There is wide agreement that a nexus or integrated approach to managing and governing natural resources such as land, water and energy can improve environmental, climate, human and political security. However, few if any countries in the Middle East and North Africa (MENA) region have made progress in implementing such an approach.

There appear to be several constraints inhibiting the development and adoption of nexus approaches in the region. These include strong sectoral silos; insufficient incentives for integrated planning and policy-making at all levels; and limited vision, knowledge and practical experience to guide successful implementation. In turn, the limited implementation and hence lack of empirical evidence of a nexus approach, which could demonstrate its benefits, does not help to strengthen political will for the development of adequate incentives, structures and procedures.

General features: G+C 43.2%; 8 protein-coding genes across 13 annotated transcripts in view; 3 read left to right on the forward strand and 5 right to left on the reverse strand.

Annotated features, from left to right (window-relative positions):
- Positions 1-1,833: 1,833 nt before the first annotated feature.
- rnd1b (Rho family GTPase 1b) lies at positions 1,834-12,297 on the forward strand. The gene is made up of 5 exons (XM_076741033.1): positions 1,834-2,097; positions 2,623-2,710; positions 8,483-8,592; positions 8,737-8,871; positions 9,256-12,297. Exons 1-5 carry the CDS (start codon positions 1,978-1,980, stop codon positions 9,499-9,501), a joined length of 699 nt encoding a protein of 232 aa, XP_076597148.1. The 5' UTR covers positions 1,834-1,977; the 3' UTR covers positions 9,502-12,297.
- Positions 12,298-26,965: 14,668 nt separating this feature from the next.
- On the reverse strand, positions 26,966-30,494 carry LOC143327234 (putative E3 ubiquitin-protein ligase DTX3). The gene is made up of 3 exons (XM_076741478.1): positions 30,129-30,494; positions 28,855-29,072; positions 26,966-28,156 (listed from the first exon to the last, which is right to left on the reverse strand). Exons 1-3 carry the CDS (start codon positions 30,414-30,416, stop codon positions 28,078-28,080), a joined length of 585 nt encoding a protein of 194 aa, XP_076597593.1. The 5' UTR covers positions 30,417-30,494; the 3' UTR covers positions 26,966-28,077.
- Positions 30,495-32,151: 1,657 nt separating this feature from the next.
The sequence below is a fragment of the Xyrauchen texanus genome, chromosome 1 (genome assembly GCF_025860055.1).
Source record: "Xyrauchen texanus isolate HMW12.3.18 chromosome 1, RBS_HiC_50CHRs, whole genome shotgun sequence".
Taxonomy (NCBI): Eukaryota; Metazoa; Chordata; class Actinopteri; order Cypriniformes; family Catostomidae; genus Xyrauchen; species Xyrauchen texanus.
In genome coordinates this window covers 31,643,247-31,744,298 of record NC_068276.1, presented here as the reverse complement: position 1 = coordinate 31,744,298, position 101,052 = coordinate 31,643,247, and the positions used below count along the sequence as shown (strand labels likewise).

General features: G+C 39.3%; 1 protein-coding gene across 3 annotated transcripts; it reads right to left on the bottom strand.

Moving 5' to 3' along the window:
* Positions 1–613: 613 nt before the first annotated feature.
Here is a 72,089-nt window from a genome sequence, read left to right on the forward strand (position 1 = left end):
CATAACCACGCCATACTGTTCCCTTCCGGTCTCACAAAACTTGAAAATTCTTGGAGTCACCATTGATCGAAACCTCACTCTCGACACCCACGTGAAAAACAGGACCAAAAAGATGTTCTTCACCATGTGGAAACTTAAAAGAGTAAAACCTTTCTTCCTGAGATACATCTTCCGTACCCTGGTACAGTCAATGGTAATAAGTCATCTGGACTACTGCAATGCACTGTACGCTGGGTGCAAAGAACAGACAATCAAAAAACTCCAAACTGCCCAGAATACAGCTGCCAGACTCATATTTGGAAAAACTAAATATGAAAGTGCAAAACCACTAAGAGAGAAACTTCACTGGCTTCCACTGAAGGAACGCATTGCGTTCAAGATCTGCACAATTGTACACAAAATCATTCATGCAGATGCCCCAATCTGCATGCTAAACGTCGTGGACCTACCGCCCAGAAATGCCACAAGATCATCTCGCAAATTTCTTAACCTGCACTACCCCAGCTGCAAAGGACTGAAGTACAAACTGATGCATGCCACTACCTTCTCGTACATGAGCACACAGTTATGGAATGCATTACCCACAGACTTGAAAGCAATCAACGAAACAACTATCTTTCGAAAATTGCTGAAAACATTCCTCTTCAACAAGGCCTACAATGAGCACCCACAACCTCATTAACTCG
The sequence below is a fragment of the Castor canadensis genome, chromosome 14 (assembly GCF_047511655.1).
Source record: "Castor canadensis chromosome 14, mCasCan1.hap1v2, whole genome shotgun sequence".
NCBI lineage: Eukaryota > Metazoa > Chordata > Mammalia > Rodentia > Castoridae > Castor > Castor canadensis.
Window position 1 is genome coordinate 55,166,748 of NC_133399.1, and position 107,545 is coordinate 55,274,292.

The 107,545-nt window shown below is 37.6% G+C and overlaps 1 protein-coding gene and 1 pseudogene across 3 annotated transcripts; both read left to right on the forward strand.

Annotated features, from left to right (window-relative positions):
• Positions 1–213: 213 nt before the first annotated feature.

Against this backdrop, this paper presents five case studies that take an integrated approach in three MENA countries, namely Jordan, Lebanon and Morocco. Based on an analytical framework developed in the paper, it analyses and compares the success factors for nexus implementation, and also for transfer and upscaling. The analysis emphasizes the need for appropriate framework conditions, targeted investments and pioneering actors, to make integrated approaches across sectors and levels work.

With the evidence presented, the paper aims to set in motion a virtuous cycle where generation of more nexus evidence leads to improved framework conditions, further nexus implementation on the ground, and from that even more nexus evidence. Finally, the paper responds to repeated requests for better definition and conceptualization of the nexus.